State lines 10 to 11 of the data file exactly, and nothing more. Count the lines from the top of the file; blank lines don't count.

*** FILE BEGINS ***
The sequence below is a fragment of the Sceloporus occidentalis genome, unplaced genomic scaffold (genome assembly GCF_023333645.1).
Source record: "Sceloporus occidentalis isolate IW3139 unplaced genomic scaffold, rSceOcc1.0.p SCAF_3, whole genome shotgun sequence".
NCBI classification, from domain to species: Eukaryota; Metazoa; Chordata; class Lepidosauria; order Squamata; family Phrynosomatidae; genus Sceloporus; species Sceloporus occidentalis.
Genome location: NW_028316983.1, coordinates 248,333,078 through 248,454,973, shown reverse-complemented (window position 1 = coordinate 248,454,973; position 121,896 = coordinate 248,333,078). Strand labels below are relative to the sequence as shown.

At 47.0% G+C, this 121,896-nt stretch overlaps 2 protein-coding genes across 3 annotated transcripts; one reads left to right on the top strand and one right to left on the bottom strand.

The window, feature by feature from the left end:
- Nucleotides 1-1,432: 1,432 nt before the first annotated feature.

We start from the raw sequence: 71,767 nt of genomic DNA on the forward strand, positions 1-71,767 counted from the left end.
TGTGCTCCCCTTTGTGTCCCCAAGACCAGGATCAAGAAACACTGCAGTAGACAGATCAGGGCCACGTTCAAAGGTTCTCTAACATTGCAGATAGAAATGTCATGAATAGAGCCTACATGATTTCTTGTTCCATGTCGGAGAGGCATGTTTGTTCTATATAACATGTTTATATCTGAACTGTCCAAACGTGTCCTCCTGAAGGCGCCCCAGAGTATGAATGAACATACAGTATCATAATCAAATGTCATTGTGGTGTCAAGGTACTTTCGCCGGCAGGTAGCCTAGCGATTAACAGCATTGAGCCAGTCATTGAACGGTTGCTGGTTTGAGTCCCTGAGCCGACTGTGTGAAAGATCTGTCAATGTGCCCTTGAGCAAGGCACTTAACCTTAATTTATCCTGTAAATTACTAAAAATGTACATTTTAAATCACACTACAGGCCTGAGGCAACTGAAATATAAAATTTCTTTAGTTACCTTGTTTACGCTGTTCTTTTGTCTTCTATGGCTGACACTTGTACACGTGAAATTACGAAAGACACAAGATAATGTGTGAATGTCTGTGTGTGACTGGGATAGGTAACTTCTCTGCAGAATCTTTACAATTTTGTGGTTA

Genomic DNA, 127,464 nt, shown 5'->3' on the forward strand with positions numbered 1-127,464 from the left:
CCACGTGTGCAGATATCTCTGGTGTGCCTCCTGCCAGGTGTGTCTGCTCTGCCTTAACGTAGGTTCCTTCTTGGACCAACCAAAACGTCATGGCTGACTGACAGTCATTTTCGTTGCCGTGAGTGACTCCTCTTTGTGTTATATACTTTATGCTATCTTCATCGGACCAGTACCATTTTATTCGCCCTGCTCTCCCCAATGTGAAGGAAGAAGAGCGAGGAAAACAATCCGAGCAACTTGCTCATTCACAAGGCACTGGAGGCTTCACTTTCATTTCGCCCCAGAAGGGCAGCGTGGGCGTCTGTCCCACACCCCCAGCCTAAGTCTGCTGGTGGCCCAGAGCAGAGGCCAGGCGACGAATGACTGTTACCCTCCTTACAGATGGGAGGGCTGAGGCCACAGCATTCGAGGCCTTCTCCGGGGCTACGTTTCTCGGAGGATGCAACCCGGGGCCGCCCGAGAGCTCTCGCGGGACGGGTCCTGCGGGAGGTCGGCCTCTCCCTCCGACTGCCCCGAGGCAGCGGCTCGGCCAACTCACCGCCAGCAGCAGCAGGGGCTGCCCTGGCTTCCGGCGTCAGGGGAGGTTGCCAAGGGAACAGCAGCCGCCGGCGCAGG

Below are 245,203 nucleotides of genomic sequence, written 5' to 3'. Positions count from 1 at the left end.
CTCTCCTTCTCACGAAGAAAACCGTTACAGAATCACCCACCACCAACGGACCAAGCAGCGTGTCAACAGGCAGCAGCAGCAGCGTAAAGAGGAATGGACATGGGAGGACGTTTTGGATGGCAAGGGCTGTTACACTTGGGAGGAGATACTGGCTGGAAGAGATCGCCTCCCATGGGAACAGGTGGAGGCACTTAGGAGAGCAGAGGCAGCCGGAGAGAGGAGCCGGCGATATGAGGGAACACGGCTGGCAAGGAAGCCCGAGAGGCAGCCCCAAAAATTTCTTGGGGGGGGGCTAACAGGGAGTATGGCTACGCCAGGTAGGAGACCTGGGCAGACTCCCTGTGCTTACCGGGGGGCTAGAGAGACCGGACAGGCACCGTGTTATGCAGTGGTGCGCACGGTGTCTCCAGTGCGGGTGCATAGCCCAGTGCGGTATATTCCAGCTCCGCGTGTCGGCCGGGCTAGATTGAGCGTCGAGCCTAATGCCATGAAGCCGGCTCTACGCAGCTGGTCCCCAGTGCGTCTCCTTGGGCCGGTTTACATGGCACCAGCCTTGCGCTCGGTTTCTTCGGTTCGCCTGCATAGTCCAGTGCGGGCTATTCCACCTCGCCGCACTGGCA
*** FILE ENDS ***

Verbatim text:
Genomic DNA, 127,464 nt, shown 5'->3' on the forward strand with positions numbered 1-127,464 from the left:
CCACGTGTGCAGATATCTCTGGTGTGCCTCCTGCCAGGTGTGTCTGCTCTGCCTTAACGTAGGTTCCTTCTTGGACCAACCAAAACGTCATGGCTGACTGACAGTCATTTTCGTTGCCGTGAGTGACTCCTCTTTGTGTTATATACTTTATGCTATCTTCATCGGACCAGTACCATTTTATTCGCCCTGCTCTCCCCAATGTGAAGGAAGAAGAGCGAGGAAAACAATCCGAGCAACTTGCTCATTCACAAGGCACTGGAGGCTTCACTTTCATTTCGCCCCAGAAGGGCAGCGTGGGCGTCTGTCCCACACCCCCAGCCTAAGTCTGCTGGTGGCCCAGAGCAGAGGCCAGGCGACGAATGACTGTTACCCTCCTTACAGATGGGAGGGCTGAGGCCACAGCATTCGAGGCCTTCTCCGGGGCTACGTTTCTCGGAGGATGCAACCCGGGGCCGCCCGAGAGCTCTCGCGGGACGGGTCCTGCGGGAGGTCGGCCTCTCCCTCCGACTGCCCCGAGGCAGCGGCTCGGCCAACTCACCGCCAGCAGCAGCAGGGGCTGCCCTGGCTTCCGGCGTCAGGGGAGGTTGCCAAGGGAACAGCAGCCGCCGGCGCAGG